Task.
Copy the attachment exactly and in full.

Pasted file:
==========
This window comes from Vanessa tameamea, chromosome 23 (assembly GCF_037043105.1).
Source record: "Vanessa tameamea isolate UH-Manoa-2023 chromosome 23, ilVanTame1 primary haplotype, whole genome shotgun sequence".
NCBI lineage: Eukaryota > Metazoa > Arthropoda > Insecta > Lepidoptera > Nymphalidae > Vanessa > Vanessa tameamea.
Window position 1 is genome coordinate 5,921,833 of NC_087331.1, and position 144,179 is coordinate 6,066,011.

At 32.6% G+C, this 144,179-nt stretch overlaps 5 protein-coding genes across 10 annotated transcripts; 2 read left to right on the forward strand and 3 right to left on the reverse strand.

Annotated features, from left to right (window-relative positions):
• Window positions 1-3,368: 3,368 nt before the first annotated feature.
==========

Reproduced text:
This window comes from Vanessa tameamea, chromosome 23 (assembly GCF_037043105.1).
Source record: "Vanessa tameamea isolate UH-Manoa-2023 chromosome 23, ilVanTame1 primary haplotype, whole genome shotgun sequence".
NCBI lineage: Eukaryota > Metazoa > Arthropoda > Insecta > Lepidoptera > Nymphalidae > Vanessa > Vanessa tameamea.
Window position 1 is genome coordinate 5,921,833 of NC_087331.1, and position 144,179 is coordinate 6,066,011.

At 32.6% G+C, this 144,179-nt stretch overlaps 5 protein-coding genes across 10 annotated transcripts; 2 read left to right on the forward strand and 3 right to left on the reverse strand.

Annotated features, from left to right (window-relative positions):
• Window positions 1-3,368: 3,368 nt before the first annotated feature.